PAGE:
Gov. Paul LePage shot back at former U.S. Sen. George Mitchell on Friday for Mitchell’s defense of recent votes on the Affordable Care Act by U.S. Sens. Susan Collins and Angus King.
In a written statement, LePage accused all three of being “sadly out of touch” and “three peas in a pod, preaching to struggling Maine citizens from the polished corridors of Washington, D.C., while they enjoy luxurious health care benefits lavished on them as members of the world’s most exclusive club.”
LePage’s comments come a day after Mitchell came to the senators’ defense — and a day after the Bangor Daily News asked LePage’s office for reaction, which his staff failed to provide. At issue is King’s and Collins’ votes last month against moving a Senate Republican health care bill forward and then against a “skinny repeal” of the Affordable Care Act.
Friday’s statement from the governor continued what has been a week of near-constant criticism by LePage. He accused Mitchell of supporting an expansion of the state’s Medicaid program, though Mitchell made no mention of Medicaid on Thursday.
Mitchell issued a brief statement in response to LePage.
“The bills [Collins and King] voted against would, if enacted, have severe negative effects on many Maine people: the elderly, those living in rural areas and working families with low incomes,” said Mitchell. “For their votes, the senators deserve support, not criticism. I have no further comment beyond that.”
The Affordable Care Act allows states to expand their Medicaid programs with partial federal subsidies but LePage and legislative Republicans have blocked expansion attempts six times during LePage’s tenure on the grounds that it would be financially ruinous to the state’s budget over the long term.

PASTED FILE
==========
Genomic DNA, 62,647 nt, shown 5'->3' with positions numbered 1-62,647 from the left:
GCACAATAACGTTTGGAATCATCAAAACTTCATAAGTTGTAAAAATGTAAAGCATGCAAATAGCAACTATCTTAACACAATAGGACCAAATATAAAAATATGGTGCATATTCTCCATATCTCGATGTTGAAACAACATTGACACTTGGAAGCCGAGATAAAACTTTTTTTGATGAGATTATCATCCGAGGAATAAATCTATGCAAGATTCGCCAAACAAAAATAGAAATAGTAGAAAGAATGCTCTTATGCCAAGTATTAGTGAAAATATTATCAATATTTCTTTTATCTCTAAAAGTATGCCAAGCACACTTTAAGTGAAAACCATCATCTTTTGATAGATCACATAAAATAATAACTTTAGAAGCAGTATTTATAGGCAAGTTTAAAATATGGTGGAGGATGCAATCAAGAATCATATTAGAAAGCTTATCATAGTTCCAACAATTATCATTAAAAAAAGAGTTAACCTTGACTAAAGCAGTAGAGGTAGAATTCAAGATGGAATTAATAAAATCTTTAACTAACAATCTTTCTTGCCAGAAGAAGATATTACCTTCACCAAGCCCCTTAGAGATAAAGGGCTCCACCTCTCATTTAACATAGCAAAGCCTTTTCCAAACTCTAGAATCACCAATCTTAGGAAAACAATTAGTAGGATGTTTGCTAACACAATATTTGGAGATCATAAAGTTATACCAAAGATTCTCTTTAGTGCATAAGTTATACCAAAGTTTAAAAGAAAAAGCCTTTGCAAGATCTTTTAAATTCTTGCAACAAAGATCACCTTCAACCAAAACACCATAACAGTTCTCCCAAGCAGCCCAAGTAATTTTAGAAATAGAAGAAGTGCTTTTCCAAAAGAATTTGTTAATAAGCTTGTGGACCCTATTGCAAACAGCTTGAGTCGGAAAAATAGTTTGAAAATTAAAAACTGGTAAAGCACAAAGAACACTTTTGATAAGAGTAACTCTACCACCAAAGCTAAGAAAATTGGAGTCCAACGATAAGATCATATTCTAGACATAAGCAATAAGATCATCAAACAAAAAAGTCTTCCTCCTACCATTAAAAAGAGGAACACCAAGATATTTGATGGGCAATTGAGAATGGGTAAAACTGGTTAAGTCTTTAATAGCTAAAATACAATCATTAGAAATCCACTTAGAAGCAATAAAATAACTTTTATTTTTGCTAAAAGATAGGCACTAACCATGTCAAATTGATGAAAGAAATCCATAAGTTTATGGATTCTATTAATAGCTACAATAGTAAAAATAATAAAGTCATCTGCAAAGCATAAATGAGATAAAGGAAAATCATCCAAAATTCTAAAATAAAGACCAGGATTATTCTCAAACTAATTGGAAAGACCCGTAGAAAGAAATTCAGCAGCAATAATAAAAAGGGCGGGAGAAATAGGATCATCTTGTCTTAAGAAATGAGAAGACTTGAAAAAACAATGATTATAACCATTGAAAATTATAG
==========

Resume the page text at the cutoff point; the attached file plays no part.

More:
As he has in the past, LePage claimed that the senators receive “luxurious health care benefits,” though members of Congress and their staffs purchase their employer-based health care policies from the Affordable Care Act exchanges and pay 28 percent of their premiums out-of-pocket.
Collins and King stood by their votes.
“We’ve addressed this issue at length,” said King in a written response to questions from the Bangor Daily News. “It’s time to make constructive improvements to the American health care system that the overwhelming number of people in Maine I’ve heard from want.”
Collins spokeswoman Annie Clark said Collins recognizes the problems with the ACA and how they affect Mainers but an outright repeal is not the answer.
“Millions of individuals and families rely on the ACA for health care coverage,” wrote Clark. “We cannot simply wipe out the ACA with a stroke of a pen without having a workable, better alternative.”
The Senate Health Committee, on which Collins serves, is scheduled to begin hearings in September in an effort to fix flaws in the ACA.